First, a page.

Since its official launch last June 2, 2020, the critics’ community has positively received Riot Game’s Valorant as one of the most promising competitive FPS in gaming. Do not get the idea wrong, Valorant is a pretty decent game that despite its various flaws. The game still delivers a proper free-to-play multiplayer experience to the community.
Although as impressive as it may be, Valorantis on the verge of defining how free-to-player games looks like, but not in a good idea. A couple of days ago, a Redditor made a cost estimate of the new Elderflame skin pack from Valorant. According to the Reddit post, the premium pack itself comes with a base price of almost a hundred dollars, which is common to cosmetic bundles these days.
The shady part of this deal is that purchasing the Elderflame collection does not provide you with the entire package. After spending almost a hundred dollars on cosmetic skins, you still need to evolve or upgrade using (Radianite Points). Your weapons to get the full package, which is mostly effects and color variations of the weapon. As gaming journalist YongYea would say, it’s basically “skins sold within skins.”
So, if you have tons of cash lying around, it’s fine to spend money on these overpriced items. However, the game is targeting gamers of all demographics. This thing includes kids who get those flashy items using their parent’s credit cards. As if, it is not enough to call the entire online gaming community-scene toxic and sexist. These types of monetization schemes usually shoveled down our throats through promotions and influencers.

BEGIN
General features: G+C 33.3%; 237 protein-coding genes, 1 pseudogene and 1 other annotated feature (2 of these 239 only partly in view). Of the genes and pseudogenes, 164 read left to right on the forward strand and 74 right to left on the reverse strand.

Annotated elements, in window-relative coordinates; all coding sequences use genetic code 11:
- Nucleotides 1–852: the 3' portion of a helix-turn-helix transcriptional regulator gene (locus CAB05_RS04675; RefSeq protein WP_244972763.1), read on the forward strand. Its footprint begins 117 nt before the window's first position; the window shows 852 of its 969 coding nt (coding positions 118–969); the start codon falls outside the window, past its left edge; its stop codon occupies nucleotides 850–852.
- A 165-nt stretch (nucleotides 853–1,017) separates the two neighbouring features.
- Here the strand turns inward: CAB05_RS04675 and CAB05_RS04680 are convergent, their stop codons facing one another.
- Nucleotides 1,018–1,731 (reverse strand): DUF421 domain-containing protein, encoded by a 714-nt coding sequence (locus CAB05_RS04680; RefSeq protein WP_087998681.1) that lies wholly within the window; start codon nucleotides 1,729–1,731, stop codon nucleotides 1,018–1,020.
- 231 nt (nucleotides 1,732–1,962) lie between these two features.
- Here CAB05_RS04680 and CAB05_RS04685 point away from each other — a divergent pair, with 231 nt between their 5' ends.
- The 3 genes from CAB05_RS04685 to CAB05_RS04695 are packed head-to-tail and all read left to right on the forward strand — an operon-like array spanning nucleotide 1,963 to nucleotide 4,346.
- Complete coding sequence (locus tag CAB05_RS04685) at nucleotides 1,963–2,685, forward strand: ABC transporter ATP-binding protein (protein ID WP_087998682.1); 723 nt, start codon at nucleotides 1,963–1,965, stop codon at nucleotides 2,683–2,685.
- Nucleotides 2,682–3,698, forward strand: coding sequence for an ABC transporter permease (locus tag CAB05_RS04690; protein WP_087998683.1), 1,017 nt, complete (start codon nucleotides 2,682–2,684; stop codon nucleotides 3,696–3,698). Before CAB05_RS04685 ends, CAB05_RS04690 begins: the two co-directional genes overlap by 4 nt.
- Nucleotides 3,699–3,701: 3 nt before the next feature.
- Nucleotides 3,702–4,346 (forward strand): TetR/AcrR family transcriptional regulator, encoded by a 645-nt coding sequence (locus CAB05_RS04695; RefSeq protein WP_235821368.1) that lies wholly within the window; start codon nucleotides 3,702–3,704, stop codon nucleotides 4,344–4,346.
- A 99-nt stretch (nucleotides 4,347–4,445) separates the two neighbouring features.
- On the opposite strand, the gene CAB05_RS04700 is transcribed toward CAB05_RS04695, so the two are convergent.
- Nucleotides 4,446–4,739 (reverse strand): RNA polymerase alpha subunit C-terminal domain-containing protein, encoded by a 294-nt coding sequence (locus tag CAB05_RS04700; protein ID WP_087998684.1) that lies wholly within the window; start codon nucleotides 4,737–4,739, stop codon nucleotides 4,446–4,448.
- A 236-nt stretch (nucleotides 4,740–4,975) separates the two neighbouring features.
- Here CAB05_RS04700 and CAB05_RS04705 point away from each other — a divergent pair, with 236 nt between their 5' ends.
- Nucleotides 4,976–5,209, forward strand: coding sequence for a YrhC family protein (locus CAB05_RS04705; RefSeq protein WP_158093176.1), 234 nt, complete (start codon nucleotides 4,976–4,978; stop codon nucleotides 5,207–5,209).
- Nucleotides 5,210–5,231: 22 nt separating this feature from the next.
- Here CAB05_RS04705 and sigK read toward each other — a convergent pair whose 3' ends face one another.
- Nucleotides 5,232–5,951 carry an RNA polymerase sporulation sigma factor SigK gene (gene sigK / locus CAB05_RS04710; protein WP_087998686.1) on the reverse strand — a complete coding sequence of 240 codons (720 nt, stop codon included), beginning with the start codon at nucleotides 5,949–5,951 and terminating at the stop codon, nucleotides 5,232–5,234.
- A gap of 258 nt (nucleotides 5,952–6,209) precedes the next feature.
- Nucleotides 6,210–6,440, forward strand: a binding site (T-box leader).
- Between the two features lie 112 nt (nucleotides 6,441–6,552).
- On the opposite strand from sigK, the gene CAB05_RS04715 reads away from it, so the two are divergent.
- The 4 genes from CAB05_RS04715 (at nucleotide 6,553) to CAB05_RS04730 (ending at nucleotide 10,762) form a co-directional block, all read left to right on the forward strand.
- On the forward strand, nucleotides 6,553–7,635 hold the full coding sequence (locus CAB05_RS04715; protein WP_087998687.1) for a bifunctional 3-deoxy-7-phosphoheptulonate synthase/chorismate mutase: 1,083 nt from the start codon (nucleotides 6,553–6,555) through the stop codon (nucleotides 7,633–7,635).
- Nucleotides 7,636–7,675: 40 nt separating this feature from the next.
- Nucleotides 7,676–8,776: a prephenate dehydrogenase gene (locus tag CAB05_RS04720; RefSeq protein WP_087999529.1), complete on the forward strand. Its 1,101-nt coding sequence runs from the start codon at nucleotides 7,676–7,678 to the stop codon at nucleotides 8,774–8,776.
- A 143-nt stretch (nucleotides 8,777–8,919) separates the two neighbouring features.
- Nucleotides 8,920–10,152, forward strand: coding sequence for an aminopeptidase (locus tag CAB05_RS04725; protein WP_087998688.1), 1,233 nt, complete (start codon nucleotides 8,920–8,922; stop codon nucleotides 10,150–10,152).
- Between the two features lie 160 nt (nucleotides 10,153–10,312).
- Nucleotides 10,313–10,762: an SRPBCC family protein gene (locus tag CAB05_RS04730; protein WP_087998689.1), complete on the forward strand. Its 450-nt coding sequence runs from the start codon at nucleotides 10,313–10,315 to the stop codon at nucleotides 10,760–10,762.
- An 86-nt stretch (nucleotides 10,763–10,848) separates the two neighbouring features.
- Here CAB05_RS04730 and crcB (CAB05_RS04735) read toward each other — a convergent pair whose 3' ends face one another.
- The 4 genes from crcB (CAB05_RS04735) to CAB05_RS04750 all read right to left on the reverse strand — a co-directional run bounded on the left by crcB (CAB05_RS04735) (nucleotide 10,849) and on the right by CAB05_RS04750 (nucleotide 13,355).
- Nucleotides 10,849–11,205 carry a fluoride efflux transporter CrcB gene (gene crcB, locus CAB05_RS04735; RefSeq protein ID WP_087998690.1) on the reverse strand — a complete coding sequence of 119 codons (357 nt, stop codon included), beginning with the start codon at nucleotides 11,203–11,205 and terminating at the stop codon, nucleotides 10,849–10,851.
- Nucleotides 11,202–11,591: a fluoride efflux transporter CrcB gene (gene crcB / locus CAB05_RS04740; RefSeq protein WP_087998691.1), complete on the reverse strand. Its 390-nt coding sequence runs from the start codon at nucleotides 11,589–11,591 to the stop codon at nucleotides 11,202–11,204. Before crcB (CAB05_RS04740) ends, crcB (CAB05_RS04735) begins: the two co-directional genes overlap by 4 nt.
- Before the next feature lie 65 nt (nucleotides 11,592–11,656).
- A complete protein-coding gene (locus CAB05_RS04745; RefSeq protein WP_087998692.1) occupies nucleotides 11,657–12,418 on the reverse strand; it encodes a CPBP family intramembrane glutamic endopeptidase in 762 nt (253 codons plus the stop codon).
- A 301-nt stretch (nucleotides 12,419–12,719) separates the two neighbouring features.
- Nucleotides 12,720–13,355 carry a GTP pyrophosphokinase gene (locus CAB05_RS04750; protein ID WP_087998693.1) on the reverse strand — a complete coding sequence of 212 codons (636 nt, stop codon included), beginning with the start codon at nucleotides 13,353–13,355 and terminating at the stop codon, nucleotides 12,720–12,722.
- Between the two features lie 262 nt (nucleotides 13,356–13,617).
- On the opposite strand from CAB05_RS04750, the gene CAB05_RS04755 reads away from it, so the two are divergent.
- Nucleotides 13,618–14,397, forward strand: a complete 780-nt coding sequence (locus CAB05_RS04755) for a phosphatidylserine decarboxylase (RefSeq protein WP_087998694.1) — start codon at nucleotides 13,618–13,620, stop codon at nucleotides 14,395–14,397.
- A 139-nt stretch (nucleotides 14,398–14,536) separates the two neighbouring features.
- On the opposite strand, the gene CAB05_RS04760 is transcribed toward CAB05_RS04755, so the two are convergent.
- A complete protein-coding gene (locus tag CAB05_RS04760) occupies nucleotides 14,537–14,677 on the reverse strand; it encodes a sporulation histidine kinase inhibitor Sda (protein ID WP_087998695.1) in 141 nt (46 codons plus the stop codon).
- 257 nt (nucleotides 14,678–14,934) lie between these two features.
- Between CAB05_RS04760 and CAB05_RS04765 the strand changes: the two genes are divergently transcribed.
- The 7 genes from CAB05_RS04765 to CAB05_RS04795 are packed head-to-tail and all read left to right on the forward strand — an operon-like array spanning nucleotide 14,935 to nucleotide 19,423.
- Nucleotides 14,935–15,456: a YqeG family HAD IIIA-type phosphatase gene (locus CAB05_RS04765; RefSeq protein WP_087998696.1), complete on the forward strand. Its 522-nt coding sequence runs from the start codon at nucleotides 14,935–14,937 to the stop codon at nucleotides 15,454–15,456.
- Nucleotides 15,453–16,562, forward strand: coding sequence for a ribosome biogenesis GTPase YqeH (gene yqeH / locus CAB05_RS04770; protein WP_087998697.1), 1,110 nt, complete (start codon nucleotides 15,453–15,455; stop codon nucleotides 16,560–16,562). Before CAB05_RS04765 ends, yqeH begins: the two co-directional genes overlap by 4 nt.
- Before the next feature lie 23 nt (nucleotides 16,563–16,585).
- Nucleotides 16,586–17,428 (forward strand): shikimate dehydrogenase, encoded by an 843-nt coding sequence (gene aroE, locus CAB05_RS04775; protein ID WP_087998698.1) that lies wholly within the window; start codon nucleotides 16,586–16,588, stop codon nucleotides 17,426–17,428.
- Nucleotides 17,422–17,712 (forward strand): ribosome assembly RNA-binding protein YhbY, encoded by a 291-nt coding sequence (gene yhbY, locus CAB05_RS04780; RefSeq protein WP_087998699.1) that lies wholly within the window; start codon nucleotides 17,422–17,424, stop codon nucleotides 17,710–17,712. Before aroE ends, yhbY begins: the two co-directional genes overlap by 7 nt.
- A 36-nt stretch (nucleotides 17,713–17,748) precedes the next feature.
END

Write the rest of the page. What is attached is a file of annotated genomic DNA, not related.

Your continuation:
The Valorant Controversy
On a side note, the game already encountered a controversy involving a user experience designer from another Riot Games title who claims to get harassed while streaming the game. The said controversy does not entirely pertain to the gameplay itself, but an overrated reaction from the streamer.
Before we get back into this article’s main issue, let us look back at some of the essential facts that occur during the stream. Take note that this is something based on the clip posted on Twitter. First, the streamer engaged with the troll, then, the troll went on full destructive mode. The streamer then loses focus on the game, and the troll wins. The incident triggered a generalized conviction of the entire gaming community, which according to some people (who does not even play video games), is a sexist community.
One thing to keep in mind is that the streamer has all the tools to block or mute the troll. And that is who, from the looks of it, sounds like a kid flexing. Even though there was no harassment on the said clip, the issue exploded on Twitter. Now, the user experience could have chosen not to engage with the troll. However, the clout was enticing that the tiniest inconvenience felt during the stream must be made public.
But what does it have to do with the Valorant skin issue? It is not that relevant, but it shows how low or what the elite group of critics and so-called developers think about the video game community. And that is the sexist cash cows that digests everything they chose to feed.
In a nutshell, maybe it’s time for gamers to make their voices heard and fight back against these shady monetization schemes. Not to mention that we should fight against these allegations about sexism used to label the community. Most influencers, developers, and critics will not care if you experience financial troubles as long as the cash keeps flowing in. Neither will it change the fact that our community is toxic, one made mostly of bigots in their eyes. When in fact, all we want to do is trash talk and have some fun.
Just like the cosmetics principle around that states: “if you can’t afford it, don’t buy it.”. Then, it’s only fair to say that “if you cannot handle trash talk and trolling, then don’t play it.” Don’t go crying out to your social media friends. After all, everything is optional, and freedom of speech is always free, but free-to-play games are not.